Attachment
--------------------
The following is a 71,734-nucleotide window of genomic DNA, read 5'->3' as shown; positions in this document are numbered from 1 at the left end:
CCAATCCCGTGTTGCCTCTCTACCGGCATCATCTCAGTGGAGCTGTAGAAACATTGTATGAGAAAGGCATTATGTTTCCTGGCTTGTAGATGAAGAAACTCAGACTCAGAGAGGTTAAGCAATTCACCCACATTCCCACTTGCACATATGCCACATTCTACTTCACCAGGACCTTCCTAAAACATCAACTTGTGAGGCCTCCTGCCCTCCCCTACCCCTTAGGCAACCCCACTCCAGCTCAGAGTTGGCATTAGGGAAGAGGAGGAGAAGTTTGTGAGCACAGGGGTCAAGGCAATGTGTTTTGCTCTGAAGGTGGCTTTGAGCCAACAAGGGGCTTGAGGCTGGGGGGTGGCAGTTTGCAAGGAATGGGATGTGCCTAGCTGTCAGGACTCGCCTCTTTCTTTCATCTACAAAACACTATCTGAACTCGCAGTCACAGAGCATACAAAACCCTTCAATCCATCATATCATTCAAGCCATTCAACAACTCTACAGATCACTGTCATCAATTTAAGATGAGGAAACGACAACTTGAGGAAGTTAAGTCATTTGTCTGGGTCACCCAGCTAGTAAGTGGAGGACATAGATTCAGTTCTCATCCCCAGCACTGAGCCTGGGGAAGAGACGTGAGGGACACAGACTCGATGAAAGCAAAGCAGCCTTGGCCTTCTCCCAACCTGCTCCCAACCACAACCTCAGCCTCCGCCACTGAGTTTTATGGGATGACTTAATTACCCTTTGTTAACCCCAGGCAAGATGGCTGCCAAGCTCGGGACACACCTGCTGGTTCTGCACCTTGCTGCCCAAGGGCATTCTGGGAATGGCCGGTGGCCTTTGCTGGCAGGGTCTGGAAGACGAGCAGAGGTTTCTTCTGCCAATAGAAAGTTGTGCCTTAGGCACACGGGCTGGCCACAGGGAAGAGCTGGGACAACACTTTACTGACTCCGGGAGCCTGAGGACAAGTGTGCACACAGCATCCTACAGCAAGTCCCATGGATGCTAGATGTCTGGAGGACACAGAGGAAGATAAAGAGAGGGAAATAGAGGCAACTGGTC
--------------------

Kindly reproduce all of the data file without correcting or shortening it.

The following is a 71,734-nucleotide window of genomic DNA, read 5'->3' as shown; positions in this document are numbered from 1 at the left end:
CCAATCCCGTGTTGCCTCTCTACCGGCATCATCTCAGTGGAGCTGTAGAAACATTGTATGAGAAAGGCATTATGTTTCCTGGCTTGTAGATGAAGAAACTCAGACTCAGAGAGGTTAAGCAATTCACCCACATTCCCACTTGCACATATGCCACATTCTACTTCACCAGGACCTTCCTAAAACATCAACTTGTGAGGCCTCCTGCCCTCCCCTACCCCTTAGGCAACCCCACTCCAGCTCAGAGTTGGCATTAGGGAAGAGGAGGAGAAGTTTGTGAGCACAGGGGTCAAGGCAATGTGTTTTGCTCTGAAGGTGGCTTTGAGCCAACAAGGGGCTTGAGGCTGGGGGGTGGCAGTTTGCAAGGAATGGGATGTGCCTAGCTGTCAGGACTCGCCTCTTTCTTTCATCTACAAAACACTATCTGAACTCGCAGTCACAGAGCATACAAAACCCTTCAATCCATCATATCATTCAAGCCATTCAACAACTCTACAGATCACTGTCATCAATTTAAGATGAGGAAACGACAACTTGAGGAAGTTAAGTCATTTGTCTGGGTCACCCAGCTAGTAAGTGGAGGACATAGATTCAGTTCTCATCCCCAGCACTGAGCCTGGGGAAGAGACGTGAGGGACACAGACTCGATGAAAGCAAAGCAGCCTTGGCCTTCTCCCAACCTGCTCCCAACCACAACCTCAGCCTCCGCCACTGAGTTTTATGGGATGACTTAATTACCCTTTGTTAACCCCAGGCAAGATGGCTGCCAAGCTCGGGACACACCTGCTGGTTCTGCACCTTGCTGCCCAAGGGCATTCTGGGAATGGCCGGTGGCCTTTGCTGGCAGGGTCTGGAAGACGAGCAGAGGTTTCTTCTGCCAATAGAAAGTTGTGCCTTAGGCACACGGGCTGGCCACAGGGAAGAGCTGGGACAACACTTTACTGACTCCGGGAGCCTGAGGACAAGTGTGCACACAGCATCCTACAGCAAGTCCCATGGATGCTAGATGTCTGGAGGACACAGAGGAAGATAAAGAGAGGGAAATAGAGGCAACTGGTC